This study describes a measuring system for mass spectrometry, consisting of a glow discharge ionization source for soft plasma ionization and a time-of-flight mass spectrometer, to detect toxic volatile organic compounds rapidly and easily. It is the most important to determine how the complicated fragmentation of such compounds can be suppressed to occur so as to recognize the mass spectra of the volatile organic compounds as their fingerprints. The novelty of this work is that the optimal discharge condition for the soft plasma ionization-time-of-flight mass spectrometer system could be selected, so that the parent mass peak of analyte molecules could be observed both with high sensitivity and with little or no fragmentation of them. Use of air gas at a pressure of 1000 Pa provided the most favorable result for these criteria, whereas, in a previous report, the soft plasma ionization source operating with argon at a pressure of 346 Pa had yielded additional mass peaks of the fragmented species. The reason for this would be explained by the fact that energetic electrons in the plasma, which principally cause the fragmentation of the volatile organic compounds, have lower number density at higher gas pressures, through de-accelerated collisions with the plasma gas.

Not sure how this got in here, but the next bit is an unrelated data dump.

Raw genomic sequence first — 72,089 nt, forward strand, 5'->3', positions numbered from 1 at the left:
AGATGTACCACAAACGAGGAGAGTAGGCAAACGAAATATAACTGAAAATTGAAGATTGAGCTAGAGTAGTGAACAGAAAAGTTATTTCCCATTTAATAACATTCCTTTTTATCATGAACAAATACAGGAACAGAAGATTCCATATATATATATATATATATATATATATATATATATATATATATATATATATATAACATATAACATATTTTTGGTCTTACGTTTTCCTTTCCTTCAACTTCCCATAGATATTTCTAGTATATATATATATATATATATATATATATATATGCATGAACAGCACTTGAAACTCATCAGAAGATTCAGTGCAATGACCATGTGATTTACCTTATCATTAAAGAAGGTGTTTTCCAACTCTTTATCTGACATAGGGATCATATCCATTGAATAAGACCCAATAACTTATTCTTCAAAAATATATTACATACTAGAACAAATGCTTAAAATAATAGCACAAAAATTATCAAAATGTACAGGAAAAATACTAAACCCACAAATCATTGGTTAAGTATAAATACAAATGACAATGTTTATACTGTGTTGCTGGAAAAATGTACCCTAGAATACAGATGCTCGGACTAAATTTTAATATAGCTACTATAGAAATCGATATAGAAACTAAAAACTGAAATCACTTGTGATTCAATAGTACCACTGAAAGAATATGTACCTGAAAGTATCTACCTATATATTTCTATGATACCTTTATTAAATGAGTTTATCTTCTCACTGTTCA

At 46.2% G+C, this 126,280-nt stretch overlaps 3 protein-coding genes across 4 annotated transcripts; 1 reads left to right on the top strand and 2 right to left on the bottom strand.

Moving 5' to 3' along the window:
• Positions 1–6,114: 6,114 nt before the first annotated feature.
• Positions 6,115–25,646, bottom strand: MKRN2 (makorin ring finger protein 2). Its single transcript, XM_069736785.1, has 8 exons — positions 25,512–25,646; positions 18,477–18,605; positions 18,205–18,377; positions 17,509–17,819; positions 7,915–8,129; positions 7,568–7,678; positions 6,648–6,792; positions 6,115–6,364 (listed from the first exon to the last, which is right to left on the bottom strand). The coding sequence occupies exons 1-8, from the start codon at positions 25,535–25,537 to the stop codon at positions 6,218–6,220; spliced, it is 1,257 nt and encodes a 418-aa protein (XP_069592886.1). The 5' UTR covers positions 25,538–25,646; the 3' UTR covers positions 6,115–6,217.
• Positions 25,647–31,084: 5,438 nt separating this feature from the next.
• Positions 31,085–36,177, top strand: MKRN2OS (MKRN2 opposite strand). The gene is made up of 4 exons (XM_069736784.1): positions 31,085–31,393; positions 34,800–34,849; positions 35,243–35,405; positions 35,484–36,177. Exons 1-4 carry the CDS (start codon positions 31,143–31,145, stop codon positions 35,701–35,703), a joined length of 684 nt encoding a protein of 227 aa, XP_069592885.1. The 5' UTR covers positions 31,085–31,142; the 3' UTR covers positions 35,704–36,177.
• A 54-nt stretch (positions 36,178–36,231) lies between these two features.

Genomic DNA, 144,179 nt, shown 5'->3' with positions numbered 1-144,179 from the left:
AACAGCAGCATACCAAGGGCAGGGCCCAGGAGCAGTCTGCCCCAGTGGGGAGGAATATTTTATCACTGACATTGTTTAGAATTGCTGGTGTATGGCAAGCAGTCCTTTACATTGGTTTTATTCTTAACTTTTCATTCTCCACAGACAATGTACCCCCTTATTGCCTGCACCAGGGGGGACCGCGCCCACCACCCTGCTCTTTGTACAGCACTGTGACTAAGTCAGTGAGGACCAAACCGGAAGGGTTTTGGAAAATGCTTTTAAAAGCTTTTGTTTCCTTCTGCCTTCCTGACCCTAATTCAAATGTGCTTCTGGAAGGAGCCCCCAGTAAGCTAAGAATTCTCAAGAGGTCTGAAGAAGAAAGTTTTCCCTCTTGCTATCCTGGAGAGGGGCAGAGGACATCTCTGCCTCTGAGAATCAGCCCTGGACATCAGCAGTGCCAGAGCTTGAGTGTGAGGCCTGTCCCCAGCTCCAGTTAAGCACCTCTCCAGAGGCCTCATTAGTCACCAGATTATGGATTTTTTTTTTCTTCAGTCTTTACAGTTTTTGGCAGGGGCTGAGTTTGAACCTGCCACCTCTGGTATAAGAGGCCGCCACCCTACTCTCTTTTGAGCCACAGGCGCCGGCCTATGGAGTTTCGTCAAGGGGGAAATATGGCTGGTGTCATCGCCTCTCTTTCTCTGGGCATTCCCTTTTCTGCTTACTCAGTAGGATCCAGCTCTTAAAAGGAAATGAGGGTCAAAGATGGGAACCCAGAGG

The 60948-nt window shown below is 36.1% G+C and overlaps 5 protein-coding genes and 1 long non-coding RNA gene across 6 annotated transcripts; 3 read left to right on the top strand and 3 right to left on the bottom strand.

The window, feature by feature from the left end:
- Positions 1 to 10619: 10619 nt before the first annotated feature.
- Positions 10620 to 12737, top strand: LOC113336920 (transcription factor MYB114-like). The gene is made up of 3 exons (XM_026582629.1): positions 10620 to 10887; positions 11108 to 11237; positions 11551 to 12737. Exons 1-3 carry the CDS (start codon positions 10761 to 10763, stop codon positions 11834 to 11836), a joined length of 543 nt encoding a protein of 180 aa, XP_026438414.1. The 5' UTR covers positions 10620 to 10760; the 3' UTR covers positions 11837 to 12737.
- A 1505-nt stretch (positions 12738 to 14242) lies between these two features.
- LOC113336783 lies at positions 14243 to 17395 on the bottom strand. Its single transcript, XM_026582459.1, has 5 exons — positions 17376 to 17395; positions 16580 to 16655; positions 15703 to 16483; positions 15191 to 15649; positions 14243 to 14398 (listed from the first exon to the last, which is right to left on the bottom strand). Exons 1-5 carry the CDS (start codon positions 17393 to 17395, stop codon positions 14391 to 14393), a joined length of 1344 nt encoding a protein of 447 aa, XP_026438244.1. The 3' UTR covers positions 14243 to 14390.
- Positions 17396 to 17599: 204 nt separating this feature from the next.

ASJC Scopus subject areas
- Analytical Chemistry
- Atomic and Molecular Physics, and Optics